Oh, Jesus-tap-dancing-Christ. Where do I start with this? Ok, first things first – whenever I find out that a movie is a remake, I try to watch the original first, to see what has been done where, what was improved, what wasn’t, you know. So I went into this film right after watching the original Black Christmas (1974, my review here). And I have praised the original movie for being a gem that helped establish plenty of rules for horror movies to come while having a great, albeit not-so-subtle feminist message. This remake is, unfortunately, the exact opposite of that. The clichés are used in such a lazy way, you can see every single twist from a mile away (except for the dumbest twist, but I will get to that), and the feminist message here was… let’s say more than in your face. A lot to unpack here…

I can’t discuss much without going straight to spoilers, so I do apologise, as usually, I try to sum up a film at least a tiny bit before going into the spoiler territory. But plenty of things that are bad with this remake are so intertwined with the main plot I need to jump there pretty much straight away. Let me just say that the only thing this remake has in common with the original from 1974 is the name and the setting (sorority house). Everything else is different. That might make you think something like: “Hey, that’s great, at least the remake is trying to say something different and isn’t copying the original!” Sure, but where the original helped establish the horror clichés, this one felt like they gave in to them, focusing solely on the message. That would be fine if the message wouldn’t be so black and white. Ok, without further ado…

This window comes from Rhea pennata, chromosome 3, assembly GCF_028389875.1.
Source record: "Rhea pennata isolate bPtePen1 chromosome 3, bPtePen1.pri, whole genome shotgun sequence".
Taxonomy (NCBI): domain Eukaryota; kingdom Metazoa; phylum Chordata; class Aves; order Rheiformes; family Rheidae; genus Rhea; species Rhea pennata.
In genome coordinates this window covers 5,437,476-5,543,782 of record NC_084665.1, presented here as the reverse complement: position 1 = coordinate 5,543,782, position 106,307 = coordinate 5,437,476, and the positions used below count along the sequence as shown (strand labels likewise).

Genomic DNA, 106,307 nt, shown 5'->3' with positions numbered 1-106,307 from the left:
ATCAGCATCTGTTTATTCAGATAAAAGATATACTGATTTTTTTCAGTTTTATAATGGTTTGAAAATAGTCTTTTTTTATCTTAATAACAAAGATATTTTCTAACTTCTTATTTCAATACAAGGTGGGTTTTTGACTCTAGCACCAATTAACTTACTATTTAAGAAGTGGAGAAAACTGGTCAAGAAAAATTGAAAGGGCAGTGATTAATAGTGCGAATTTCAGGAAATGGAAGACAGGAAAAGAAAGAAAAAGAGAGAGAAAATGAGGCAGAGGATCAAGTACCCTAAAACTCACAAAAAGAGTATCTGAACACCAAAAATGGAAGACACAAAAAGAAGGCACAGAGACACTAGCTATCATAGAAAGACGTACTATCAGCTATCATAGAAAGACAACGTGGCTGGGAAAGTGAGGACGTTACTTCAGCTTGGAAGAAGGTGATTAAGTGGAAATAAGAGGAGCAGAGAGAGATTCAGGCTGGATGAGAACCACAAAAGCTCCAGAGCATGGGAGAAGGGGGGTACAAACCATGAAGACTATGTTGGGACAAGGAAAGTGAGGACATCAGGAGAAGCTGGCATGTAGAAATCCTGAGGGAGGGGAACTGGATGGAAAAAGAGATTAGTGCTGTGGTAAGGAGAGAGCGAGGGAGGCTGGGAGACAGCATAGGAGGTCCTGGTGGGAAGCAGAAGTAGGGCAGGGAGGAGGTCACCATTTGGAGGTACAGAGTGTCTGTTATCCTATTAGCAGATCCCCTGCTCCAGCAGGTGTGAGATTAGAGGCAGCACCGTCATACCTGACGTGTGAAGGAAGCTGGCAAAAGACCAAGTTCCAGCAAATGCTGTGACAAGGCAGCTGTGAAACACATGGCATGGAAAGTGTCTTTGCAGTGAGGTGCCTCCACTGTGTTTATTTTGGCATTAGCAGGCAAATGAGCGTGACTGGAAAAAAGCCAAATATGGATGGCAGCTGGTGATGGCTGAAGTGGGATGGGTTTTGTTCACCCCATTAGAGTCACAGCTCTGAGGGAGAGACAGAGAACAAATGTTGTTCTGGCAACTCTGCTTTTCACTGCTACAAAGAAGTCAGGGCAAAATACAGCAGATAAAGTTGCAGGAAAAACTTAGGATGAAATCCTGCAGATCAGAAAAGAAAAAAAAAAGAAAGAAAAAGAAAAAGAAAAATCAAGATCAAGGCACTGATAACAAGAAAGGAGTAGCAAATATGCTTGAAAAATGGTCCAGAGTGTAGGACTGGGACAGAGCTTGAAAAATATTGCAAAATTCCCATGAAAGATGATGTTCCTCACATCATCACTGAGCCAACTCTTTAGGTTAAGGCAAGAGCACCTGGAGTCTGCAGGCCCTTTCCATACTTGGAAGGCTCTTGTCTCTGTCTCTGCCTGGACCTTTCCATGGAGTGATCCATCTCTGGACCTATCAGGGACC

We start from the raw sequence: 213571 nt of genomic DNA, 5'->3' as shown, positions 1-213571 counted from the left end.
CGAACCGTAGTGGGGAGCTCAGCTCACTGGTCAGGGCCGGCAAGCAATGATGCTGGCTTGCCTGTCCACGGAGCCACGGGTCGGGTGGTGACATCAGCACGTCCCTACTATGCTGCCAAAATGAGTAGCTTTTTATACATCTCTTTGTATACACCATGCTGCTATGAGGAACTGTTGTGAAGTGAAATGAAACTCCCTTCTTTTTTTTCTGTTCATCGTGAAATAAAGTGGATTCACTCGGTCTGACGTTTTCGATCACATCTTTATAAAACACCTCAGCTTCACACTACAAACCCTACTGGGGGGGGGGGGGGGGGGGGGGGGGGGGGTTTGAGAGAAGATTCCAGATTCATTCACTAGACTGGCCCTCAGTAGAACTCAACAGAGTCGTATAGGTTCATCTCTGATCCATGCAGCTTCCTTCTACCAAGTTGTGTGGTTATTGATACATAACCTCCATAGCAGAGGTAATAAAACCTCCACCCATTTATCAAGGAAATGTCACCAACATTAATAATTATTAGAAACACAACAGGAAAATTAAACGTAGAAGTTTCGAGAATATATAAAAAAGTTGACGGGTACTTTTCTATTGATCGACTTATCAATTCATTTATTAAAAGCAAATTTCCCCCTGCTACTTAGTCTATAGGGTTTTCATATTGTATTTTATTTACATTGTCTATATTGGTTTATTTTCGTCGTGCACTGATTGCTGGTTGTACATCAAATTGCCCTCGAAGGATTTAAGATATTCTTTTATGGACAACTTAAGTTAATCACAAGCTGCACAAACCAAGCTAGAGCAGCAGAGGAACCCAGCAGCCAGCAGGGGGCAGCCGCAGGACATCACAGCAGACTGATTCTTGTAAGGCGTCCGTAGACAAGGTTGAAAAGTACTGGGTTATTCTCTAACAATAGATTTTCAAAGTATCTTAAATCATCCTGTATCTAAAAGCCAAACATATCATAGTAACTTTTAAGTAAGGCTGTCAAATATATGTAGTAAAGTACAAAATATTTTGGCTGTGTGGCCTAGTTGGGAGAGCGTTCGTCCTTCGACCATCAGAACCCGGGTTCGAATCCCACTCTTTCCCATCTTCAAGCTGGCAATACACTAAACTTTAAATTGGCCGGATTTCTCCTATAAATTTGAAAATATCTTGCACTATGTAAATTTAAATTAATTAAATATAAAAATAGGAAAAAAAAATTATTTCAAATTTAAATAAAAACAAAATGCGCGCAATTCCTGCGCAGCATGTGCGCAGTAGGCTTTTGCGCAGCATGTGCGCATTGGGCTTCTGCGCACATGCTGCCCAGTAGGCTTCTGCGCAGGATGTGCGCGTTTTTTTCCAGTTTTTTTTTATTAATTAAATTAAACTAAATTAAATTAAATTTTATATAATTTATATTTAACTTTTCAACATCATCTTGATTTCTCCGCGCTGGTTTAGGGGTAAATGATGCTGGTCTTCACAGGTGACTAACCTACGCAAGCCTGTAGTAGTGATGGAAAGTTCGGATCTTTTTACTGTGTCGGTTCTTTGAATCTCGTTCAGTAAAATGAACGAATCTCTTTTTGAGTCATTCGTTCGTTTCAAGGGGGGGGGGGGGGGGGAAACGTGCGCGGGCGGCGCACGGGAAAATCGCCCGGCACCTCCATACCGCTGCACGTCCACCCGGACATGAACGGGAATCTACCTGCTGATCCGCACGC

Beware, SPOILERS are coming!

Black Christmas starts like your stereotypical horror film. We have a murder within the first five minutes. Fine. Except this is where the movie shows its hand for the first time – the killer is not “a shadow” we never see, like in the original, but a masked, hooded figure. And since it moves way too quickly, you realise almost instantly – ok, there are multiple killers.

Which is fair enough; after all, plenty of horror films made that work, albeit they didn’t tip their hand in the first five minutes. But ok, moving on. The movie consists of plenty of cheap jump scares (something the original managed to avoid), but I understand that unfortunately is the “norm” nowadays, so I can’t hold that against this film too much either. But there is no underlying tension, no horror atmosphere whatsoever, as it gets overshadowed by this movie’s “in your face” feminism and the (men) characters being so black or white you swear you are watching a film from the 1920s.